3. SecularAnimist says:

    Superman1 wrote: “Let’s see some real proposals with-gasp-real numbers …”

    Well, go ahead. Post some.

    You’ve been posting fact-free rants here for going on a year, and we have yet to see even ONE “real proposal” with “real numbers” from you to back up your hand-waving at unspecified “draconian” impacts.

    We’re waiting.

    • Colorado Bob says:

      Superman1 wrote: “Let’s see some real proposals with-gasp-real numbers …”

      Take the bit in your teeth , Copernicus.

      • Colorado Bob says:

        Start with the “Solutions” tab here, and work your out.

      • Superman1 says:

        I prefer Diogenes, not Copernicus; more accurate. For 2 C, reduce GLOBAL CO2 emissions 10%/annum, starting NOW. Necessary, but not sufficient, condition. That probably means 20%/annum for USA. But, 2 C places us in Extremely Dangerous territory, meaning we will go over the cliff.

      • Superman1 says:

        For 1 C, which places us at edge of Dangerous regime, and should be the MAX target, we probably can’t get there. To get to this target as close as possible, we need a global mandate to eliminate all non-essential uses of fossil fuels starting NOW. Necessary, but not sufficient, condition. This is the only necessary measure that can be done ‘virtually overnight’. Anything else puts us over the cliff, with no guarantees we haven’t gone over the cliff already.

        • Ominous Clouds Overhead says:

          There goes the RV industry.

          • Ominous Clouds Overhead says:

            As well as tourism. I can see the Chamber of Commerce kicking and screaming. We all know they’re already BIG in the camp to push forward denialism. They spend a LOT of money on denial camps and have a vested interest, as do all the tourist industries. I live in a town that proports to be green and concerned about clmate change and yet promotes its only industry relentlessly – toursim. (Moab, Utah) It seems half the U.S> now depends on tourism.

          • Superman1 says:

            OCO, Both your postings are correct; one of the fallouts in making the cutbacks required to save the biosphere is that economic activity based on fossil fuel waste will decrease substantially, as Anderson and Garrett point out so clearly. That’s why all these posts that talk about growth and jobs and prosperity in the same breath as working to prevent climate change are pure fiction.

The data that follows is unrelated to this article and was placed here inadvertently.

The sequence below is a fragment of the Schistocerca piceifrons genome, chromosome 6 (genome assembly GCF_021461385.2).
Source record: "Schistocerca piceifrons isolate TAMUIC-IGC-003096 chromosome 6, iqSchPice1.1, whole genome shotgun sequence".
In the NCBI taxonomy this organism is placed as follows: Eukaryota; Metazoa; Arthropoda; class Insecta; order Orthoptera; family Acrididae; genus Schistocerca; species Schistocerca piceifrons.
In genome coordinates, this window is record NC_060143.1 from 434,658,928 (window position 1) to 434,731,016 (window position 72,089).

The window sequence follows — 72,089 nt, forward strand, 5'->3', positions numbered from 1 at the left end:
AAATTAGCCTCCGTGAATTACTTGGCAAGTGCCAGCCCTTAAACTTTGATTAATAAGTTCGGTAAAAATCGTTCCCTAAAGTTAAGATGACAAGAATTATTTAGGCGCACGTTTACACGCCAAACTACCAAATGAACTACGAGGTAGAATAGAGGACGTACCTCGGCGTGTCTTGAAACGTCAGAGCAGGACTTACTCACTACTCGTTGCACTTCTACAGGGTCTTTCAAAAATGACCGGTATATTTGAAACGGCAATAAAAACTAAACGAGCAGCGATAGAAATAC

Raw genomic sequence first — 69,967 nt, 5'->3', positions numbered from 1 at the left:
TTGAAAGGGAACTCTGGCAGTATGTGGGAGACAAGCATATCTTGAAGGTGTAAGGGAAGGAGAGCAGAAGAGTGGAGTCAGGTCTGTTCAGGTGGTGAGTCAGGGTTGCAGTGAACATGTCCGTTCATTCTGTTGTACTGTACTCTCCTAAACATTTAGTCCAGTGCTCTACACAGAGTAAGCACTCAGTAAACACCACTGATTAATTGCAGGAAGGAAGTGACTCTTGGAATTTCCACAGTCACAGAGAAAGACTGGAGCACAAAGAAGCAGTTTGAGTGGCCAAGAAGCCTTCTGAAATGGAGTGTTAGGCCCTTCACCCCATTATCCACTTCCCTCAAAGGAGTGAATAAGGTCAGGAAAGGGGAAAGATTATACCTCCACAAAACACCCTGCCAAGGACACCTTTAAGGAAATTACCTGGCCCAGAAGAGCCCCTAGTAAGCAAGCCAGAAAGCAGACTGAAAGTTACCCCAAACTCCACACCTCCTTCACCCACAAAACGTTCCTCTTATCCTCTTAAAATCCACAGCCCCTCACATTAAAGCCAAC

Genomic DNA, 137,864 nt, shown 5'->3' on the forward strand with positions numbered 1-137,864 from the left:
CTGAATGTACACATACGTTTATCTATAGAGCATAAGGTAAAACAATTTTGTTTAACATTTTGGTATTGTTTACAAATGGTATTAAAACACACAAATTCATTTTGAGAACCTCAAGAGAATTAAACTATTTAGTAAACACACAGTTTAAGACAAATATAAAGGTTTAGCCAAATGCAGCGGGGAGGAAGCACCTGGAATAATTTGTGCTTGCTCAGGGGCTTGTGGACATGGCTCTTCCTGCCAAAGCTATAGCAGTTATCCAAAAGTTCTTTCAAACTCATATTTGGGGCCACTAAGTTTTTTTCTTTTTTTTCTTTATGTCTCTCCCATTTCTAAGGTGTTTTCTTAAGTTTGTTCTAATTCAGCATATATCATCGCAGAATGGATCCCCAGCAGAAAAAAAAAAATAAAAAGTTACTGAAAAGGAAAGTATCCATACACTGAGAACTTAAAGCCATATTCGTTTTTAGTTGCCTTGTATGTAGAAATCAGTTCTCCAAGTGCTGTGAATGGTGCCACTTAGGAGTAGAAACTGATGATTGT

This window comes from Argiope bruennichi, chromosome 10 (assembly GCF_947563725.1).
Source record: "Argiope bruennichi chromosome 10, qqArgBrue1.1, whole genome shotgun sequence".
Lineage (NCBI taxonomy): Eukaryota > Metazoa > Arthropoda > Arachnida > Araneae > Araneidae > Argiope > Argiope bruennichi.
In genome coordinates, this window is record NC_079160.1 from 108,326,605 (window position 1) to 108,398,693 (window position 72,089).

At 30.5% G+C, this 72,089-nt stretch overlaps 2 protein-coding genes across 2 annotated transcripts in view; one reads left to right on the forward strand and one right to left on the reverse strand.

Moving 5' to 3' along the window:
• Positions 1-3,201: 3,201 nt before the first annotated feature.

• Ken Barrows says:

      Here’s the goal: 5-10% annual reductions in global emissions immediately. Can the tech only solution get there? Probably not. Agree on a goal in reductions emission and then devise the solutions, not just technological.

  4. Mike Roddy says:

    There is suppression of this kind of information, too. I was in a parking lot in Palm Springs one August afternoon that felt like an oven. Local readings are made out in a field, but even there the summer high can be 122 degrees. Point temps can be in the mid 120′s- Watts in reverse.

    Humidity in Palm Springs is also high, due to the 125 golf courses and constant sprinkling. There is a special wing for pneumonia victims in Eisenhower Hospital in Rancho Mirage. It’s epidemic, because atmospheric microorganisms get out of control in artificially humid areas. This information is suppressed in the local media, since it’s all about the tourists and the retirees. The rich ones are gone in the summer, leaving the suffering to the proles, as usual.

    The Death Valley 134 degree record will be tough to break, but it will happen this century for sure, if not in the current heat wave.

    • Colorado Bob says:

      The all time record at Vegas is up for grabs.
      This Tucson record is even more impressive-

      Tucson is poised to sizzle its way to a heat record: a month in which every single day tops out at 100 degrees or higher.

      “It’s almost certain that every day in June will be 100 degrees or above,” said Jim Meyer, a meteorologist with the National Weather Service. “We have never had a month like that before – when every day reached 100 degrees or above.”
      http://azstarnet.com/news/local/tucson-stares-heat-record-in-the-face/article_255c30d8-8495-5062-99dd-27c40e9cf0ea.html

      • Colorado Bob says:

        MOSCOW, June 27 (RIA Novosti) – Sweltering temperatures in Moscow on Thursday broke a more than century-old record for the city’s hottest June 27, and the mercury is still rising.

        The temperature in Moscow hit 31.4 degrees Celsius (88.5 Fahrenheit) on Thursday, the highest for that day since 1911, the Fobos weather center reported.

        Even hotter weather is expected Friday. Russia’s capital has been in a heat wave since Monday, with temperatures higher than normal by as much as 8 degrees Celsius.
        http://en.ria.ru/russia/20130627/181912898/Moscow-Breaks-100-Year-Heat-Record.html

        • Jack Burton says:

          The US media has dropped most extreme weather stories from their reporting the last few years. A massive tornado is good for ratings, so something like that is covered. But most stories are not.
          Yellow Knife Canada, way up north hit 40C just a couple days ago. I read about it on a local facebook page!
          Expect little media coverage of this western heatwave.
          Media gets it’s money from corporate advertizing, media is owned by the biggest of corporations. WHY would they report the rapid climate flip?